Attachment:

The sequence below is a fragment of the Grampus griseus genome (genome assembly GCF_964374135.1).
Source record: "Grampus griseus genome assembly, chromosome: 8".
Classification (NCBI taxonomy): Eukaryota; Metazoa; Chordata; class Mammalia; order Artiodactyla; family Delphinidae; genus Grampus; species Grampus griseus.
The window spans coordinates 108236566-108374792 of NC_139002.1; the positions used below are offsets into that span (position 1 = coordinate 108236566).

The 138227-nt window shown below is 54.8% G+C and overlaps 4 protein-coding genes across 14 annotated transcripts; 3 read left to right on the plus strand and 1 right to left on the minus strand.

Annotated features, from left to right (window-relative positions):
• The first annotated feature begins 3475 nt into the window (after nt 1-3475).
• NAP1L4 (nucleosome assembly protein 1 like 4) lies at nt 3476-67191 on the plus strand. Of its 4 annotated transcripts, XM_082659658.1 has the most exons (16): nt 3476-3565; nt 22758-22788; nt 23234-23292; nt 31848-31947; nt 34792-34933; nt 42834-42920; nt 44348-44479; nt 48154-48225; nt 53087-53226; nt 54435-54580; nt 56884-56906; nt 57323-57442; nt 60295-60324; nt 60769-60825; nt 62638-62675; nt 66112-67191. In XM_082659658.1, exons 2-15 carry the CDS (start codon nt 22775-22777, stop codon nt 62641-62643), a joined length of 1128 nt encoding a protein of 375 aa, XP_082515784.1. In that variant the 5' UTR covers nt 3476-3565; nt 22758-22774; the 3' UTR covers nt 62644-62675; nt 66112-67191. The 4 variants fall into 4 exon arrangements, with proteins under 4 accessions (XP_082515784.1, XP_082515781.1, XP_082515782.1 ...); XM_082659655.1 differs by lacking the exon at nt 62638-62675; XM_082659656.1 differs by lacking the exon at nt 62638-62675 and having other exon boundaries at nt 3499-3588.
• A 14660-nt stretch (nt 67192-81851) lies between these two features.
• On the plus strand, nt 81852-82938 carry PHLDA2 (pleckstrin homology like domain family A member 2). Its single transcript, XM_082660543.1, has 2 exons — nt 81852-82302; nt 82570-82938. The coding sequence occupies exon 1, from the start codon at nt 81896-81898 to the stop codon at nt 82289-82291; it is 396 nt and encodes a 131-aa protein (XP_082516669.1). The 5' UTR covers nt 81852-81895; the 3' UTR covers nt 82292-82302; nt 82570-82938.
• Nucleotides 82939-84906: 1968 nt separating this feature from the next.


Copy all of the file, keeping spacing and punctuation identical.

The sequence below is a fragment of the Grampus griseus genome (genome assembly GCF_964374135.1).
Source record: "Grampus griseus genome assembly, chromosome: 8".
Classification (NCBI taxonomy): Eukaryota; Metazoa; Chordata; class Mammalia; order Artiodactyla; family Delphinidae; genus Grampus; species Grampus griseus.
The window spans coordinates 108236566-108374792 of NC_139002.1; the positions used below are offsets into that span (position 1 = coordinate 108236566).

The 138227-nt window shown below is 54.8% G+C and overlaps 4 protein-coding genes across 14 annotated transcripts; 3 read left to right on the plus strand and 1 right to left on the minus strand.

Annotated features, from left to right (window-relative positions):
• The first annotated feature begins 3475 nt into the window (after nt 1-3475).
• NAP1L4 (nucleosome assembly protein 1 like 4) lies at nt 3476-67191 on the plus strand. Of its 4 annotated transcripts, XM_082659658.1 has the most exons (16): nt 3476-3565; nt 22758-22788; nt 23234-23292; nt 31848-31947; nt 34792-34933; nt 42834-42920; nt 44348-44479; nt 48154-48225; nt 53087-53226; nt 54435-54580; nt 56884-56906; nt 57323-57442; nt 60295-60324; nt 60769-60825; nt 62638-62675; nt 66112-67191. In XM_082659658.1, exons 2-15 carry the CDS (start codon nt 22775-22777, stop codon nt 62641-62643), a joined length of 1128 nt encoding a protein of 375 aa, XP_082515784.1. In that variant the 5' UTR covers nt 3476-3565; nt 22758-22774; the 3' UTR covers nt 62644-62675; nt 66112-67191. The 4 variants fall into 4 exon arrangements, with proteins under 4 accessions (XP_082515784.1, XP_082515781.1, XP_082515782.1 ...); XM_082659655.1 differs by lacking the exon at nt 62638-62675; XM_082659656.1 differs by lacking the exon at nt 62638-62675 and having other exon boundaries at nt 3499-3588.
• A 14660-nt stretch (nt 67192-81851) lies between these two features.
• On the plus strand, nt 81852-82938 carry PHLDA2 (pleckstrin homology like domain family A member 2). Its single transcript, XM_082660543.1, has 2 exons — nt 81852-82302; nt 82570-82938. The coding sequence occupies exon 1, from the start codon at nt 81896-81898 to the stop codon at nt 82289-82291; it is 396 nt and encodes a 131-aa protein (XP_082516669.1). The 5' UTR covers nt 81852-81895; the 3' UTR covers nt 82292-82302; nt 82570-82938.
• Nucleotides 82939-84906: 1968 nt separating this feature from the next.